Film poster for ‘The Barretts of Wimpole Street’ (1957). Image wikipedia.org.

The firm of Stair & Company, of London and New York, established in 1911 as Stair & Andrew, also appear to have been used regularly by film companies for the hire of film props.  In 1956, for example, Stair & Co. hired antique furniture and many other antique objects for the set of the film The Barratts of Wimpole Street, directed by Sidney Franklin and starring John Gielgud and Jennifer Jones. The film was made in England and was released in January 1957. Here’s the film poster, and a film still, in which one can just detect an 18th century armchair, in the Chinese taste, in the centre background, and many other 18th century and 19th century objects also populate the scene – perhaps some of these were on hire from Stair & Co.?

Film still from ‘The Barretts of Wimpole Street’ (1957). Image Torontofilmsociety.com.

Stair & Co seem to have hired antiques for films sets fairly regularly during the 1950s and 1960s. The provided ‘hire of furniture for 2 weeks’ in July 1968 for the film ‘Mosquito Squadron (1969), directed by Boris Sagal and which starred David McCallum; it was filmed in England, with some scenes shot on location at the mid-19th century Minley Manor near Farnborough, Hampshire, then, appropriately, owned by the Ministry of Defence.

Film poster for ‘Mosquito Squadron’ (1969). Image wikipedia.org.

In 1963 Stair & Co also ‘hired various goods’ for the set of the film Woman of Straw (1964), which was partly shot at Pinewood Studios in Buckinghamshire, and was directed by Basil Dearden, starring Gina Lollobridgida, Sean Connery and Ralph Richardson.

Film poster for ‘Woman of Straw’ (1964). Image wikipedia.org.

Other London-based antique dealers that hired antiques as props for film sets, include Montague Marcussen, who was trading from Crawford Street in London during the 1960s, and announced in one of their advertisements in 1965 that they had ‘supplied many props used in the film The Yellow Rolls Royce’ (1965). This was a big budget film, made at MGM Studios in London, directed by Anthony Asquith and starring, among others, Ingrid Bergman, Rex Harrison, Omar Sharif and Shirley MacLaine.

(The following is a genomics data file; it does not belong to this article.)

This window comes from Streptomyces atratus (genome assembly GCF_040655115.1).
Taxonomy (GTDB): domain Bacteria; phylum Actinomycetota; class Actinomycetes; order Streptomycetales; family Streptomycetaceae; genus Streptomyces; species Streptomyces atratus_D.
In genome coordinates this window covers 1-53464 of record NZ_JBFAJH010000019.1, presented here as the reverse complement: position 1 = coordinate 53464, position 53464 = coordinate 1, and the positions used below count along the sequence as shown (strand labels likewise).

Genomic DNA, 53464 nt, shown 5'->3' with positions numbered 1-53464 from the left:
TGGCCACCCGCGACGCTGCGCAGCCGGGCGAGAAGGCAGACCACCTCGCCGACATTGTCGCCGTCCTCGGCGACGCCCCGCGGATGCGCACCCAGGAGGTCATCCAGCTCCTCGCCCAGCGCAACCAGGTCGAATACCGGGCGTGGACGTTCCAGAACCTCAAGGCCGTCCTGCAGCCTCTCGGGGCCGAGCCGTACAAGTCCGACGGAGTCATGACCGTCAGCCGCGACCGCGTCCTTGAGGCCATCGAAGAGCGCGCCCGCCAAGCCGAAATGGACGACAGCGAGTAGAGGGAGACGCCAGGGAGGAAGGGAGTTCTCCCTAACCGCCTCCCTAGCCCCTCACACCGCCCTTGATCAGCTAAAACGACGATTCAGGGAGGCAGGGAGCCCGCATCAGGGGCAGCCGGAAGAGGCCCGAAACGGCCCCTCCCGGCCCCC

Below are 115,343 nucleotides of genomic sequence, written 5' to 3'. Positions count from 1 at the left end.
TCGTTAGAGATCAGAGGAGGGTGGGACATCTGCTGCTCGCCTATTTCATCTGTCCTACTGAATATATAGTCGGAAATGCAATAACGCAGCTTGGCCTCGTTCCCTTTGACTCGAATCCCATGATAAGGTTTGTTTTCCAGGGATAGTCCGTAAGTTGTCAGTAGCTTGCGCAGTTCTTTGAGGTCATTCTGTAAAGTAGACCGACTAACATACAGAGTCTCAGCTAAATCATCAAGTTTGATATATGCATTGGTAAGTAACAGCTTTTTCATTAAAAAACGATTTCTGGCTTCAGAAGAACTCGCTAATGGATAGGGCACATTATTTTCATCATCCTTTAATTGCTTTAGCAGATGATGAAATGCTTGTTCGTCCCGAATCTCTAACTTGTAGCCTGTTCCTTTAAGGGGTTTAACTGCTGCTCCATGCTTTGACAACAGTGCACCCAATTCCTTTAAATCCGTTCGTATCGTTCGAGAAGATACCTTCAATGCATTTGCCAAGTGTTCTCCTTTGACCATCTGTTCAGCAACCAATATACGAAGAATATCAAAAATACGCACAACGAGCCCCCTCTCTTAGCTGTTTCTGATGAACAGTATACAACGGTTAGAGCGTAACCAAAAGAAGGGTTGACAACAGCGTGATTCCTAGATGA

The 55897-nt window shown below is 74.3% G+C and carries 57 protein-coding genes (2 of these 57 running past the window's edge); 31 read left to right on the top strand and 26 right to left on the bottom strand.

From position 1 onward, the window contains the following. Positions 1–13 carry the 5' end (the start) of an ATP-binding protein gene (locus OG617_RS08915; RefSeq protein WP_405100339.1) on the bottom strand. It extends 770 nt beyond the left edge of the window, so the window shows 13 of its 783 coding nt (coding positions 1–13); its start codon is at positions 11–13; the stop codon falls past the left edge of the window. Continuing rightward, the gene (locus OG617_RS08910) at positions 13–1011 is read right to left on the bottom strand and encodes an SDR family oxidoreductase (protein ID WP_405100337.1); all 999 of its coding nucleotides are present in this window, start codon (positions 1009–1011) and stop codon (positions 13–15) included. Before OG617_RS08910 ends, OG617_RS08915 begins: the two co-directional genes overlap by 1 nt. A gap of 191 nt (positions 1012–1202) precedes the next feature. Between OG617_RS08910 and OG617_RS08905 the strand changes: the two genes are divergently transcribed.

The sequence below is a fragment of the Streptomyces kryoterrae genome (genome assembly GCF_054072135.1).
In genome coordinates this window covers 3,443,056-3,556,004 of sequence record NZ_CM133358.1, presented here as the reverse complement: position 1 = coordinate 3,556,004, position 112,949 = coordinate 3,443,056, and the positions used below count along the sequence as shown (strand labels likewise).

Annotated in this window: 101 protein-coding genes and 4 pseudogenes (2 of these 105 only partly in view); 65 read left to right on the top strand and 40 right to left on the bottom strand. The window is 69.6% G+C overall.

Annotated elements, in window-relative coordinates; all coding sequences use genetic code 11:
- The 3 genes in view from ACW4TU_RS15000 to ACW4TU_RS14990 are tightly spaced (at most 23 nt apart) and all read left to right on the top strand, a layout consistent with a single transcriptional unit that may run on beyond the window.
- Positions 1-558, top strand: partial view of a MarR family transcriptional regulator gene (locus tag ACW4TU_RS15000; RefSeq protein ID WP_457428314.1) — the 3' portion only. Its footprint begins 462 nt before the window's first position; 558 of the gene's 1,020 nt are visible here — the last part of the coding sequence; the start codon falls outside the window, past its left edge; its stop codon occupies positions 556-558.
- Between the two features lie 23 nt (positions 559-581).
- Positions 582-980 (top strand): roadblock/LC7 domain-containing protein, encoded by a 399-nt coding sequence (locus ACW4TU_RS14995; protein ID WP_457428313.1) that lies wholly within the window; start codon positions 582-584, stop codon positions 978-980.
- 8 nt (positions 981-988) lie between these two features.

Film poster for ‘The Yellow Rolls Royce’ (1965). Image wikipedia.org.

It’s not known what actual objects Marcussen supplied as film props for the film, but the firm was known for extravagant, interior decorator objects, so perhaps some of the objects in the film set (below) were from the firm?

Film set still for ‘The Yellow Rolls Royce’ (1965). Image Heritage Auctions.

There’s a lot more to be said about the role of the antique trade in film, theatre and television, not least in the ways that film sets became increasingly concerned with historical accuracy, and the supply of genuine antiques helped to fulfill those ambitions.

Mark

March 8, 2020

Quinneys – costumes

Our progress on re-staging our performance of Quinneys is coming along well; yesterday (a Saturday no less!) India Walton and I went to the Leeds Playhouse Costume Hire stores to choose the costumes for all the characters in the play – India is playing the part of ‘Mable Dredge’, Quinney’s typist, who in the play is in the triangle of love between James (Quinney’s foreman – played by Fergus Johnston) and Posy (Quinney’s daugther – played by Annabel Marlow) – here, (below) is India (left), with Annabel (centre) and Fergus (right) in rehearsals earlier in the week.